Negative Keywords, Positive Results
“Adwords is tough for my industry,” a client told me once. In the scientific technology field, he said he was having trouble blocking his ads from being triggered by people who weren’t looking to buy his product. “It’s all kids my daughter’s age doing research for their science projects,” he said. “I don’t think it’s worth paying for these clicks.”
I’ve heard the same thing countless times, and he’s right--he shouldn’t have to pay for clicks that aren’t coming from qualified buyers. But it really doesn’t have to be that way. Knowing your way around one of Google’s most important Adwords tools, the negative keywords list, can help you make your ads more targeted and your campaign more successful.
Determine Your Need
Negative keywords--sometimes referred to as negative match types--are the words that you don’t want to be triggering your ad. These can be products or services related to yours that you don’t sell, or discontinued products that you no longer offer. Or they can be words that people type in when they’re trying to find another company that has a similar name as yours.
Aside from the obvious, negative keywords are also great tools for strategically targeting the type of clientele that brings you the most money per job. You can block yourself from coming up under a keyword related to one of your more menial services, which will allow you to put most of your budget towards marketing the higher-paying jobs. You can also block out words like “cheap,” or “free,” queries that wouldn’t be blocked out otherwise if you are using broad match types.
Compile The List
If you’ve ever tried to build your own campaign, you can probably relate to the issue of trying to think of all the different ways that people are searching for your industry. You probably looked through the Keyword Planner, had a brainstorming session with your colleagues, or talked to your website builder about the keywords you initially included in your website copy. Building a negative keyword list is a task that requires creativity as well, but because there is more data to draw from, it can get even more technical.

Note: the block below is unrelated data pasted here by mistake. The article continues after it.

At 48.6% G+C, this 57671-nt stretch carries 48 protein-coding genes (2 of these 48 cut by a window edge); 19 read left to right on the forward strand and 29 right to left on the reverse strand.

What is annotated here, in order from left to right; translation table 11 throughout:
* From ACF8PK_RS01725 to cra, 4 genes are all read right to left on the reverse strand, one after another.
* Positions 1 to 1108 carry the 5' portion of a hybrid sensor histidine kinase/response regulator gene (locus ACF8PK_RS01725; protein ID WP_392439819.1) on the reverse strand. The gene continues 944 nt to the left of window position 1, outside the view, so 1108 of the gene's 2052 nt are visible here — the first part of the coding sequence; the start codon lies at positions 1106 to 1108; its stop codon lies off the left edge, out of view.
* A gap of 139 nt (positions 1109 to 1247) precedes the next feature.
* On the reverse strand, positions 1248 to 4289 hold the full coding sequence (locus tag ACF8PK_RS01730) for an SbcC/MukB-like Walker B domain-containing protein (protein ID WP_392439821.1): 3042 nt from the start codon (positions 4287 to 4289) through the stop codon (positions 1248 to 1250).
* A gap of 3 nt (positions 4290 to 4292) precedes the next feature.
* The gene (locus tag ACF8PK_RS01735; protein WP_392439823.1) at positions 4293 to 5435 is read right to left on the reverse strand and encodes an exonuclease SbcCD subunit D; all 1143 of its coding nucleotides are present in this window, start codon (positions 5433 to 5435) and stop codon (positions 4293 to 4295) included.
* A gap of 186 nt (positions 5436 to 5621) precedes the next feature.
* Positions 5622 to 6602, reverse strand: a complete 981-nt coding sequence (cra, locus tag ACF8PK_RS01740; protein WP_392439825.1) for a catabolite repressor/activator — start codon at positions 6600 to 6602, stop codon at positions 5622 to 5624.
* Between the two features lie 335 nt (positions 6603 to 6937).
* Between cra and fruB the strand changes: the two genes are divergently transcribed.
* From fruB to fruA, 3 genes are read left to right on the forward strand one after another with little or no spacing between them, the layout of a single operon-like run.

In the beginning, one of the best ways to get ideas is to type a few of your keywords into the Keyword Planner and examine the list of ideas that come up. Add any of the words that come up that aren’t transactional or relevant to your negative keyword list. A good rule of thumb is to look for words involving your keywords that are related to employment, training, or research, because these will be less likely to convert.
After you’ve had your campaign running for about a few weeks or a month, the next step is to take a look through your Search Query Report. This is the place in your MCC where you can view what people were typing into Google when they clicked on your ad, and how much these clicks cost you. If you have conversion tracking set up, you can even see which of these clicks led to a conversion. Start by adding the more outlandish, unrelated queries--and there will be some interesting ones--to your negative keyword list, and then move on to include any relevant keywords that aren’t performing as well as you want. What better way to make sure all of your ad spend is working for you than to target it as much as possible toward high-converting clicks?
Know When "No" Means No
However, the mantra “Everything in moderation” does still apply to negative keywords. It’s ok to be liberal with this list--Google’s limit is 10,000, which allows you lots of leeway--but one of the common pitfalls of negative keywords is blocking your website from too much potential business. Even though you want your campaign to be successful from the get-go, it’s not a good idea to be too targeted before you know what will perform and what won’t perform.
If you look for help online, you’ll find a lot of different ideas about how to get creative with your negative keyword list, including negative keyword generators and pre-fabbed industry lists. But the reality is that every business is different. Take generalized advice with a grain of salt, use your resources wisely, and don’t be afraid to ask a search engine marketing company for help. Someone who is Google-certified can probably offer you some more personalized guidance in terms of how to structure your negative keyword list. If you need extra help, many agencies like ours provide AdWords audits and reviews.
Build As You Go
Along with all the different tools that Google has in place to help you see the best results with your Adwords campaign, the underlying requirement for success is that the campaign receives regular attention and optimization. Don’t be afraid to use the knowledge you gain from each new week of running Adwords toward improving your campaign. You should be looking at the campaign often, tracking your conversions, and monitoring your keywords to target the ones that yield a higher ROI.
In a campaign that is built to generate conversions, it’s hard to.